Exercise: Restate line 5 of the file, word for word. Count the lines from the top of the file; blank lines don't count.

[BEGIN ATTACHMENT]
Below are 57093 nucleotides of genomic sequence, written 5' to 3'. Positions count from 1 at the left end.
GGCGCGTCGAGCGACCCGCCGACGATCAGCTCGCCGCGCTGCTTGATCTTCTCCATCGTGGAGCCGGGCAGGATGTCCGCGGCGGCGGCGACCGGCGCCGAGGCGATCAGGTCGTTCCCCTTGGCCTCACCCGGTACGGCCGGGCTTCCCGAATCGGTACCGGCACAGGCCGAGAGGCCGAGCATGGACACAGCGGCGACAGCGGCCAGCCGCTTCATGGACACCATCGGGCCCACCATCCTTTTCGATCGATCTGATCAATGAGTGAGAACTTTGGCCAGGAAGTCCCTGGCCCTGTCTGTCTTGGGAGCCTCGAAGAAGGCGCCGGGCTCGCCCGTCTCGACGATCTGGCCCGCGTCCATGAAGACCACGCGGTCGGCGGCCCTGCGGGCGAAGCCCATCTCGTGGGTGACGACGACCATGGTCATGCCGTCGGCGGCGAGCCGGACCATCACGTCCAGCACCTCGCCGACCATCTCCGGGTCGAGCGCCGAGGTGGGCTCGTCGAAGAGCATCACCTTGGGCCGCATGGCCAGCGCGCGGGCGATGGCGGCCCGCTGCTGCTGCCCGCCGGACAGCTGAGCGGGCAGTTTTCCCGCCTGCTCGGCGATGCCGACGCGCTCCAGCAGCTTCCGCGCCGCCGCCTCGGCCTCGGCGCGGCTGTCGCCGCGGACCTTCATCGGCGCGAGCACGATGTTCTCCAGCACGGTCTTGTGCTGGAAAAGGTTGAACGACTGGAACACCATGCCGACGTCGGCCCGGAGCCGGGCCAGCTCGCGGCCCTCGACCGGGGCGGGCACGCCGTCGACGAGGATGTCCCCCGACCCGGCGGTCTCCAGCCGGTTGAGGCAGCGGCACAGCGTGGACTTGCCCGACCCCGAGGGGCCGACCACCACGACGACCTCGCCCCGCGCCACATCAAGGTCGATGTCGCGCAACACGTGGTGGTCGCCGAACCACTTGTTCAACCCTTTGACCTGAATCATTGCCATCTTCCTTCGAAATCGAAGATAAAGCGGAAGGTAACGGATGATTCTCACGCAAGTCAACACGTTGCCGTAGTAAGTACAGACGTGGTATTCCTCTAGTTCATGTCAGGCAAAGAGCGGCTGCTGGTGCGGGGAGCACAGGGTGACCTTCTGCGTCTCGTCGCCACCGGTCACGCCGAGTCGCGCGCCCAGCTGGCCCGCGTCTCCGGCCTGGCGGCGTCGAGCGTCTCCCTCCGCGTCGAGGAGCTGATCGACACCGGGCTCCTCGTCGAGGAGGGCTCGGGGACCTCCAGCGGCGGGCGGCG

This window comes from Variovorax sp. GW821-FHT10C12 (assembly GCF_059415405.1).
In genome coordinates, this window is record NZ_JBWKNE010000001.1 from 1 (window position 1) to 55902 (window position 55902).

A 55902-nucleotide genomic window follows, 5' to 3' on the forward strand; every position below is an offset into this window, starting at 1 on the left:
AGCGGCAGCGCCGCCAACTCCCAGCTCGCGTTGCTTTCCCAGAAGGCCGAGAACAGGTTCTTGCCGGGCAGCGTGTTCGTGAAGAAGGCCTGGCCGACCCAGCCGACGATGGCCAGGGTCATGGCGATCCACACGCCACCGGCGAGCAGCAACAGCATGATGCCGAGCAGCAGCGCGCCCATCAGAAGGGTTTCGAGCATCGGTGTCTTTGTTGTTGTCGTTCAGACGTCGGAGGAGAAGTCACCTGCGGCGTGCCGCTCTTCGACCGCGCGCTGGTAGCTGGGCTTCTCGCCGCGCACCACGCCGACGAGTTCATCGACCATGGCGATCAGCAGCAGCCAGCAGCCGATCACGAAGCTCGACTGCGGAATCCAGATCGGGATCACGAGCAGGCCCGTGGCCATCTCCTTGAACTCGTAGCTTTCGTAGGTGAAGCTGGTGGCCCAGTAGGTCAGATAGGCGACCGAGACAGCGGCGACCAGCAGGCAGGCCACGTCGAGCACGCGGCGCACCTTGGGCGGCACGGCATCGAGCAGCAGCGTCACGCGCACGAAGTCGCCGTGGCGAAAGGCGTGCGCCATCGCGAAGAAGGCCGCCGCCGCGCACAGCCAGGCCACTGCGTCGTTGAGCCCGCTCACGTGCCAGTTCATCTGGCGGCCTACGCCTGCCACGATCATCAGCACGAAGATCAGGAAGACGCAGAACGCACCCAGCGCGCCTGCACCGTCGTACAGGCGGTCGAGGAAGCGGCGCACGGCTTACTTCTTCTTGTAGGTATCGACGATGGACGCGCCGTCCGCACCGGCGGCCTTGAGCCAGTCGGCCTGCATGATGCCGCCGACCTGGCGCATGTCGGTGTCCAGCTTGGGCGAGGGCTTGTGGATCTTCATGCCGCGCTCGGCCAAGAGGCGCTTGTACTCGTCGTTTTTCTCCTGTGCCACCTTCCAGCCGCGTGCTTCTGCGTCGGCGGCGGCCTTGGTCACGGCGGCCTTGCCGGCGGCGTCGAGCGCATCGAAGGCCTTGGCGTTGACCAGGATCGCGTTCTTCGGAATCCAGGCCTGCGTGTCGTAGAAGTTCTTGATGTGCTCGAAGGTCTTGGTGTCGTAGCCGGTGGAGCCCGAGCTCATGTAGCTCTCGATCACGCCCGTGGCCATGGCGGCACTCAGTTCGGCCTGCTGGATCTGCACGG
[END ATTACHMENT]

A 55902-nucleotide genomic window follows, 5' to 3' on the forward strand; every position below is an offset into this window, starting at 1 on the left: